Canaveral National Seashore, FLORIDA

Uncaring seagulls at Canaveral National Seashore

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“I'm living out here on the beach
But those seagulls are still out of reach”
—Neil Young

On the day this road trip achieved a major milestone, I made one of the dumbest errors a diabetic can possibly make, wrecking my blood sugar and distorting the loveliness of Florida’s Canaveral National Seashore. Funny how diabetes so often manages to make the cheerful despondent. Maybe there’s some valuable humility to be learned there.

Day 29 was the day that the National Parks T1D Road Trip reached the other side of the continent. Masayo and I began this trip in California, putting our feet in the waters of the Pacific at Channel Islands National Park. Now we found ourselves looking out an equally sweeping expanse of ocean halfway down Florida’s Atlantic coast on a last-minute visit to Canaveral National Seashore. Coast to coast in only 29 rambling, interstate-less days!

The diabetic in this photo has no idea his BG is over 400. Poor dumb bastard.

Canaveral NS is made up of a north part and a south part, joined by a circuitous, out-of-the-way road. We arrived, in our usual fashion, later in the day than we should have, and only had time for the north part.

After a quick visit to the mercifully still-open visitor center, where we got some maps, trail info, and a peek at an impressive array of skeletons from creatures found in the area, we headed down the narrow, well-maintained, and wind-buffeted road deeper into the barrier island.

Late afternoon on a Thursday is a decidedly uncrowded time to visit Canaveral, and we felt like we had the place entirely to ourselves. We took a side trip down a tiny one-way road that led to an old and still kept-up house, the car passing by tall seaside reeds and other greenery that hid the actual view of the water, and under strong and magnificently twisted trees whose branches reached arthritically over the unpainted dark asphalt.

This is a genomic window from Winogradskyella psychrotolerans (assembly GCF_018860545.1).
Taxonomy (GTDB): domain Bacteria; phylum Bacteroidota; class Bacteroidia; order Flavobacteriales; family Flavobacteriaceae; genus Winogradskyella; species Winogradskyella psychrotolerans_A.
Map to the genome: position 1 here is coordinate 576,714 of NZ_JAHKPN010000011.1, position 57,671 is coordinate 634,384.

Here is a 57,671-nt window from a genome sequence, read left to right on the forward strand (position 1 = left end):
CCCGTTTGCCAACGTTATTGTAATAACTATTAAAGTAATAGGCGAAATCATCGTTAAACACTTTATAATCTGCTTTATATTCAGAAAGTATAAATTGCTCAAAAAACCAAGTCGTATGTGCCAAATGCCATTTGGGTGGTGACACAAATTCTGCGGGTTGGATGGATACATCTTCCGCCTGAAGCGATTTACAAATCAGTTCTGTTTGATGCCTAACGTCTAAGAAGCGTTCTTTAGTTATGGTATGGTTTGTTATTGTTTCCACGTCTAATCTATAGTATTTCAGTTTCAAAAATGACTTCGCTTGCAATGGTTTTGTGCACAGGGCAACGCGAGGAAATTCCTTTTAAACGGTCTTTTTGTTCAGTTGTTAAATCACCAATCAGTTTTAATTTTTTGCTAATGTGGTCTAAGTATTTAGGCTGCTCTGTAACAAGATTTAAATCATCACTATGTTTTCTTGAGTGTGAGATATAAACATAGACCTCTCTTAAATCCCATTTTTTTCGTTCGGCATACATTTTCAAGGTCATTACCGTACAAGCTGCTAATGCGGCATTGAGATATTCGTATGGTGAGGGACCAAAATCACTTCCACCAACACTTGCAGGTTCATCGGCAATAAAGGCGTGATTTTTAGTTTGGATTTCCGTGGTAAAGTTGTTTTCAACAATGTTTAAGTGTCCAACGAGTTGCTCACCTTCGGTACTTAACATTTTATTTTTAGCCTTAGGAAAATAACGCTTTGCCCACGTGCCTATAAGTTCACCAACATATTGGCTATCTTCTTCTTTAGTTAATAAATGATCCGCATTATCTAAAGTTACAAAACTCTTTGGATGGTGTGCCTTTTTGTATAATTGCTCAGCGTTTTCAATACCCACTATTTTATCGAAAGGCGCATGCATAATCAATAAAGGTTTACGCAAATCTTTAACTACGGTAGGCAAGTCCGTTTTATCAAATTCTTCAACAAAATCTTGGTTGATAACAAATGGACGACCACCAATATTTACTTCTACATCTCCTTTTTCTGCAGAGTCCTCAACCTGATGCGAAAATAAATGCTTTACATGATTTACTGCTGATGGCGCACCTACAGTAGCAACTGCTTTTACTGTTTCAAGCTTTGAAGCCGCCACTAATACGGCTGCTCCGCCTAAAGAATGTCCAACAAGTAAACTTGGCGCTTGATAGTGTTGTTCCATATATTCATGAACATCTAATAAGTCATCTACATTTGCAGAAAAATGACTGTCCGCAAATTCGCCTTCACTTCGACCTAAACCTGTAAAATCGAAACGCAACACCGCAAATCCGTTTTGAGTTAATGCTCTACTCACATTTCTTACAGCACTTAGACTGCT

Planning on a short hike through the sandy marine plants, I first checked my blood sugar in the car to make sure all was well. It wasn’t.

It was 429 mg/dL. It’s the second time I’ve been over 400 on this young trip so far, after months or years since my last such reading. Sometimes one misjudges ones insulin dose, but 429?! I’m way too experienced at this for a mistake that big.

I thought back to lunch: a hot dog, a few chips, and a doughnut from a gas station. Immediately I fixed on the doughnut: it was thick, and I don’t have much recent experience with American doughnuts which are thick and heavy. It must have been that – maybe a miscalculation on my part for the hot dog and chips, plus a doughnut that was at least twice as thick in carbs as I thought. Even the eight units of Humalog I’d taken hadn’t been enough.

“No more dougnuts – ever,” I pledged with an air of bitter finality to Masayo. That’s it – from now on, doughnuts are off my list. Stupid American food. It just isn’t worth it.

Years ago a doctor told me not to take insulin only for a high – I should eat something as well. So I took ten units, sitting in the car with a mixture of irritation, shock, and determination, enough to bring me down and to handle the cereal bar I would eat.

We also abandoned the hiking plan since I didn’t want to get much exercise in this state. Instead we walked down a wooden stairway onto the beach. And it was there that we saw a wild scene, a glimpse into wild, ancient Florida, in a fearsome state on a windy May day.

For the waters of the Atlantic were dark turquoise, and the beach was being blown flat by strong south-to-north winds. The sun was behind clouds; this was the sea that a grizzled old sailor gazes out upon over a bottle of rum in a novel from the 1800s, a view of a place both nourishing and cruel where birds slice magically through the wind and the surf surges relentlessly on the barren beach, the swelling and ebbing white noise of the suds the only sound.